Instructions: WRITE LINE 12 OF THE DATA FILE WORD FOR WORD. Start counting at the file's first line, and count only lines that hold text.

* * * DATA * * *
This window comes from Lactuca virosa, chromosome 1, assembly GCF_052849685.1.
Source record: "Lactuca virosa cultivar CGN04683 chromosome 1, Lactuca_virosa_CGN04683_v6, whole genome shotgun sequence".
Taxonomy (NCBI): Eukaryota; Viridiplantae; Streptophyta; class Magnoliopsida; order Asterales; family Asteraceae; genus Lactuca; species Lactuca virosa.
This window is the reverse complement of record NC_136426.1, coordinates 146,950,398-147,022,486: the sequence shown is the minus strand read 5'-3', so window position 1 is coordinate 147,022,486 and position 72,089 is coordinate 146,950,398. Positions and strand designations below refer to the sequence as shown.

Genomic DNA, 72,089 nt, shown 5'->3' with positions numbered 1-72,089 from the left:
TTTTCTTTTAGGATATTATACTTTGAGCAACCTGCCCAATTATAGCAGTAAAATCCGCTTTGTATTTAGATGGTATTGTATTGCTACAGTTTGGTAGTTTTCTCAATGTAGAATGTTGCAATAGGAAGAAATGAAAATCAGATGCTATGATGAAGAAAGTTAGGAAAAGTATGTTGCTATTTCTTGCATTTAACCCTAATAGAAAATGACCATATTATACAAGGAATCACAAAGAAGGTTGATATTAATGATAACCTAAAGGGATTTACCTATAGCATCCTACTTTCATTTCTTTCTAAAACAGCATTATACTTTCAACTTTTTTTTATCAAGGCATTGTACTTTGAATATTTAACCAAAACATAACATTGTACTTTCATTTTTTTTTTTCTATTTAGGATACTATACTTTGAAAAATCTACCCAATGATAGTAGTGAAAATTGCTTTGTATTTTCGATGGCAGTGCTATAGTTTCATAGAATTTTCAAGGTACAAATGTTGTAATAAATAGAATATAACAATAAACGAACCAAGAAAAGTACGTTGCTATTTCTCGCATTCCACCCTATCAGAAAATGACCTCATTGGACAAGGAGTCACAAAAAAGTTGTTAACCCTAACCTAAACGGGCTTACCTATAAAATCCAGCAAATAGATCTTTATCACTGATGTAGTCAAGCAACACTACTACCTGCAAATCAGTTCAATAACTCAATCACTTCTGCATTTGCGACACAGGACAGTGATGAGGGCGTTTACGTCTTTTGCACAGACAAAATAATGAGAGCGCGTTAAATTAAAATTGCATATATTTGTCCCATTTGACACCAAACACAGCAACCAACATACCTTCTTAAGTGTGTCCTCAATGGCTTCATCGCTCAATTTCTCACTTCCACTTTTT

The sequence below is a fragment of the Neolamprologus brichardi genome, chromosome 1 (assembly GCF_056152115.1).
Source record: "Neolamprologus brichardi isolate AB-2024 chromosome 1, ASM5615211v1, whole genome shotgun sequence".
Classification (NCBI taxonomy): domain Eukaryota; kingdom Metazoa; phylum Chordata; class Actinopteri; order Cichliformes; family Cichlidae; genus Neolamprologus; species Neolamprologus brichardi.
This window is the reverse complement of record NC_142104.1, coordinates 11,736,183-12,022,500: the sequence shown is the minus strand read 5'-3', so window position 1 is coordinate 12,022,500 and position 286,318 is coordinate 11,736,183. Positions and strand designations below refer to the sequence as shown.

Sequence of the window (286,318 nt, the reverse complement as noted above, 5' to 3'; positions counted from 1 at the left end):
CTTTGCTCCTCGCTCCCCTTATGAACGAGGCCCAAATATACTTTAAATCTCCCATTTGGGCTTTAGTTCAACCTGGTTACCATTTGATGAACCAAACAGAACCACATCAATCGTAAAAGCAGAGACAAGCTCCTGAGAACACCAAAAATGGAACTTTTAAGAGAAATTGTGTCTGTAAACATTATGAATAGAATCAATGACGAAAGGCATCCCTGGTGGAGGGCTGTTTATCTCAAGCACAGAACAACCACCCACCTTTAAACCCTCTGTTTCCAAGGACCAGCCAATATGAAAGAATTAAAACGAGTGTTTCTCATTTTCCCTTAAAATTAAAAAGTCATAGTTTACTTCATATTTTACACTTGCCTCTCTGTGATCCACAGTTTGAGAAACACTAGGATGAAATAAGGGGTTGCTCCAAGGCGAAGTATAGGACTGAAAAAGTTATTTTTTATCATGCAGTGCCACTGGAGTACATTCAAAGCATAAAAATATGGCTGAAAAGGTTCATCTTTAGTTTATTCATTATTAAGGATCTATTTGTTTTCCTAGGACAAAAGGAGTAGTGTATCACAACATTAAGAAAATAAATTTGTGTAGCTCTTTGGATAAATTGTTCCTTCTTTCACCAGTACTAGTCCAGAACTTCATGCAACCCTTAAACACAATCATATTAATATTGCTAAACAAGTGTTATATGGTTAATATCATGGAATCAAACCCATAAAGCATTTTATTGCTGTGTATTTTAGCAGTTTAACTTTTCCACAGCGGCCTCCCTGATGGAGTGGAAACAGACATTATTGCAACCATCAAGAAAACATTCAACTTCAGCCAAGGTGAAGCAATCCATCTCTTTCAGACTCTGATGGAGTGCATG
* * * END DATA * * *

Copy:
CTTTGCTCCTCGCTCCCCTTATGAACGAGGCCCAAATATACTTTAAATCTCCCATTTGGGCTTTAGTTCAACCTGGTTACCATTTGATGAACCAAACAGAACCACATCAATCGTAAAAGCAGAGACAAGCTCCTGAGAACACCAAAAATGGAACTTTTAAGAGAAATTGTGTCTGTAAACATTATGAATAGAATCAATGACGAAAGGCATCCCTGGTGGAGGGCTGTTTATCTCAAGCACAGAACAACCACCCACCTTTAAACCCTCTGTTTCCAAGGACCAGCCAATATGAAAGAATTAAAACGAGTGTTTCTCATTTTCCCTTAAAATTAAAAAGTCATAGTTTACTTCATATTTTACACTTGCCTCTCTGTGATCCACAGTTTGAGAAACACTAGGATGAAATAAGGGGTTGCTCCAAGGCGAAGTATAGGACTGAAAAAGTTATTTTTTATCATGCAGTGCCACTGGAGTACATTCAAAGCATAAAAATATGGCTGAAAAGGTTCATCTTTAGTTTATTCATTATTAAGGATCTATTTGTTTTCCTAGGACAAAAGGAGTAGTGTATCACAACATTAAGAAAATAAATTTGTGTAGCTCTTTGGATAAATTGTTCCTTCTTTCACCAGTACTAGTCCAGAACTTCATGCAACCCTTAAACACAATCATATTAATATTGCTAAACAAGTGTTATATGGTTAATATCATGGAATCAAACCCATAAAGCATTTTATTGCTGTGTATTTTAGCAGTTTAACTTTTCCACAGCGGCCTCCCTGATGGAGTGGAAACAGACATTATTGCAACCATCAAGAAAACATTCAACTTCAGCCAAGGTGAAGCAATCCATCTCTTTCAGACTCTGATGGAGTGCATG